Wednesday, May 03, 2006

2006 Inspiration Film Festival

The second annual Inspiration Film Festival was held at the end of April in Santa Monica, CA. Personally, I didn't know there had been a first annual festival. One of the cool things about being alive is that you can literally learn at least one new thing every day.

According to the site:
An Inspiration Film is a movie that inspires us, lifts our spirit, or transforms our lives. An Inspiration Film makes us feel more hopeful, more thankful, more connected, more passionate, and better about life in general. We identify with an Inspiration Film's characters on a deep, emotional level, and are motivated by their stories to pursue positive change in our own lives. An Inspiration film honors the belief that simple choices can change the world and inspires us to make a difference.
Based on that definition, these are the films that were selected (submitted?) for this year's festival:
FEATURE FILM:
Akeelah And The Bee
Duck
Offside
Peaceful Warrior
Mindwalk

DOCUMENTARY:
Into Great Silence
What the Bleep Do We Know?! - Down the Rabbit Hole
The World According to Sesame Street

SHORT FILM:
Grocery Store Wars: The Organic Rebellion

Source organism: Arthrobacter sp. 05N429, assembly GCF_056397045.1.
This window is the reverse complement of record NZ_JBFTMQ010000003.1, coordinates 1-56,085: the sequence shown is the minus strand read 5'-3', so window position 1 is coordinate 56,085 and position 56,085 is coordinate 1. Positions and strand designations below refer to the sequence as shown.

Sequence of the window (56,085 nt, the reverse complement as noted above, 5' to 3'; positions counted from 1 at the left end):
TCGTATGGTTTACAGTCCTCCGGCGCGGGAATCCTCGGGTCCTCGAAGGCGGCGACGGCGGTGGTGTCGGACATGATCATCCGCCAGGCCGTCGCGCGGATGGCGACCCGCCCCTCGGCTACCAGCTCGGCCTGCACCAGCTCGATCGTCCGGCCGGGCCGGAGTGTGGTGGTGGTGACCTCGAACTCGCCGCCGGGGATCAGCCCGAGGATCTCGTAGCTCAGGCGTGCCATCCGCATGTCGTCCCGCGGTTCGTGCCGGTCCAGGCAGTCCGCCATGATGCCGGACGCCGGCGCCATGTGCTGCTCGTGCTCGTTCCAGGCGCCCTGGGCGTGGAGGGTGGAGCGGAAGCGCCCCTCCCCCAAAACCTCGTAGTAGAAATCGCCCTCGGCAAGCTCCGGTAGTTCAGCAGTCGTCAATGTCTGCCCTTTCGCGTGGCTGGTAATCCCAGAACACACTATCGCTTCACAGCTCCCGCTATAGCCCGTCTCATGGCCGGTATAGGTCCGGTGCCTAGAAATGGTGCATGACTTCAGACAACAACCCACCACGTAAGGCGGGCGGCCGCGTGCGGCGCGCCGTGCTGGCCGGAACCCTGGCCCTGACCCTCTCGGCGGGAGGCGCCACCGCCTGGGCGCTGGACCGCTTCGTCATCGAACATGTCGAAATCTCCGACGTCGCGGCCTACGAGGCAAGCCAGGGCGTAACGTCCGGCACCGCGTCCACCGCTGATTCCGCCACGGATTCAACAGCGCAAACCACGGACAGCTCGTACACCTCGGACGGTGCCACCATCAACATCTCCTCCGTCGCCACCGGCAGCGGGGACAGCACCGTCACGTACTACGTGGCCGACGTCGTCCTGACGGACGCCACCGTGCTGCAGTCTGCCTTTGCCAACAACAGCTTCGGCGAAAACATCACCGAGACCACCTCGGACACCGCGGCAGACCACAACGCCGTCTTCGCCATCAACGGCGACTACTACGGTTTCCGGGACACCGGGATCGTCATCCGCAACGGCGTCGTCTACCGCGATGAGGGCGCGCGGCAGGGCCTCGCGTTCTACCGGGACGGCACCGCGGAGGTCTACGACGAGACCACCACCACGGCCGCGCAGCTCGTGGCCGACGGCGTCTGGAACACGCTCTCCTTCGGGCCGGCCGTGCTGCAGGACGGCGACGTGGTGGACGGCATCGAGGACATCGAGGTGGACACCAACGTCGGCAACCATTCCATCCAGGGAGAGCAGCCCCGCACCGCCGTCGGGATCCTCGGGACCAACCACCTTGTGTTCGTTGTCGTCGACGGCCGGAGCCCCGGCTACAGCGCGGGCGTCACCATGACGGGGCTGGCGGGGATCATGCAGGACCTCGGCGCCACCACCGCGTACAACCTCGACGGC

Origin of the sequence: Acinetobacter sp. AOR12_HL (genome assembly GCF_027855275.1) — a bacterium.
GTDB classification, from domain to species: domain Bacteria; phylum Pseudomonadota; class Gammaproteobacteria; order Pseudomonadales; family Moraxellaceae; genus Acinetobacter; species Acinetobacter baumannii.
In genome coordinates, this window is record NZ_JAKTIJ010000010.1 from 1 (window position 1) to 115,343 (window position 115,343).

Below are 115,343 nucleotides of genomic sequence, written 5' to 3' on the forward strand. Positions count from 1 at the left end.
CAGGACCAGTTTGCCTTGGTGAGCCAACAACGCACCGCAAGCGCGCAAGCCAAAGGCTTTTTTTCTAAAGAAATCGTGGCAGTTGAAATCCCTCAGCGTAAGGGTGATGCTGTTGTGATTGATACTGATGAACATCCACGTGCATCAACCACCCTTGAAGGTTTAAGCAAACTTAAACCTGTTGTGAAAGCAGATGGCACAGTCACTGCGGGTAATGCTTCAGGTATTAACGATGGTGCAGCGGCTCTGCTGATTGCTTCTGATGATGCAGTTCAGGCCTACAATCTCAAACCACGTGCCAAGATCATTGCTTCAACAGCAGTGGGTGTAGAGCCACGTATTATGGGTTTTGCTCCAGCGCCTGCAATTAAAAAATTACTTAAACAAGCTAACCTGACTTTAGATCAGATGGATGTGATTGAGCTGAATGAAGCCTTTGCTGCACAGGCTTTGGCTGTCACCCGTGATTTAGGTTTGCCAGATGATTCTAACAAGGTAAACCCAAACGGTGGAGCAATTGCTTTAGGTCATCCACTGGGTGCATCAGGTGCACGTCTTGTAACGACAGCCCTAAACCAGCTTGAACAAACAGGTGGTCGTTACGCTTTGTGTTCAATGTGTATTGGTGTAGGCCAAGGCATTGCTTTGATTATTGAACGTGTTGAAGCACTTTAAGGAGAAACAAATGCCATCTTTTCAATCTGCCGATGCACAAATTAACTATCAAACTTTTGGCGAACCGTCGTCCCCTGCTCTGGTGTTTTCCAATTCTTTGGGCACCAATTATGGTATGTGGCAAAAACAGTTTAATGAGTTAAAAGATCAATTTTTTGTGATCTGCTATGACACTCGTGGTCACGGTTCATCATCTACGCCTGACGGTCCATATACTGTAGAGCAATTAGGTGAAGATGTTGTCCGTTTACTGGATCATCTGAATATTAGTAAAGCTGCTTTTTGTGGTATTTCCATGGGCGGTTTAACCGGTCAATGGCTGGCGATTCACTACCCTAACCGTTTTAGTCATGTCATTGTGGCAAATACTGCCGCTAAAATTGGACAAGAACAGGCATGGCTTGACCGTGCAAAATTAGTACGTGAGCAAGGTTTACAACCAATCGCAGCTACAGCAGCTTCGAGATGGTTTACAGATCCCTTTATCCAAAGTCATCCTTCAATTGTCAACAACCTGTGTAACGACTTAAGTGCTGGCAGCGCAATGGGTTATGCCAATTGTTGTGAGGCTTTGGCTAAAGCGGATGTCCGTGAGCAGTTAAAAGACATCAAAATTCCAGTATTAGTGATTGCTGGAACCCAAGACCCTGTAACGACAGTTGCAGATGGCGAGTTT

The McCombie Way
Meatrix II: Revolting
New Boobs
Picket Fenced-In
Spin

Looks like an interesting assortment of films. Mindwalk(which is from the early 1990's, I believe) is a special presentation -- I suppose they are honoring the history of the genre. I vaguely remember liking this film, even though the Fritjof Capra stuff was a bit tired by then.

Akeelah and the Bee has gotten some good press, considering that this is Starbuck's (yes, the coffee folks) first foray into film making -- including a glowing review from none other than ~C4Chaos. Akeelah won the Gaia Merit Award at this year's festival -- I think that means they liked it. Apprently, Ebert and Roper also gave it "Two thumbs way up!"

Peaceful Warrior is also getting good press. Here is a bit of one review:
There's no question that legions of Millman's fans will embrace this film version of the 25-year-old best-seller. But in adapting the first two-thirds of the book, director Victor Salva and writer Kevin Berhardt clearly aimed to do more than preach to the personal growth/self-realization choir; for the most part they avoid self-congratulatory New Age philosophizing and focus on character.

And then there is What the Bleep . . . . When I first heard about this new, extended version of the first highly boring and laughable film, I posted this commentary.

All of the other films are new to me, so I look forward to seeing some of them.


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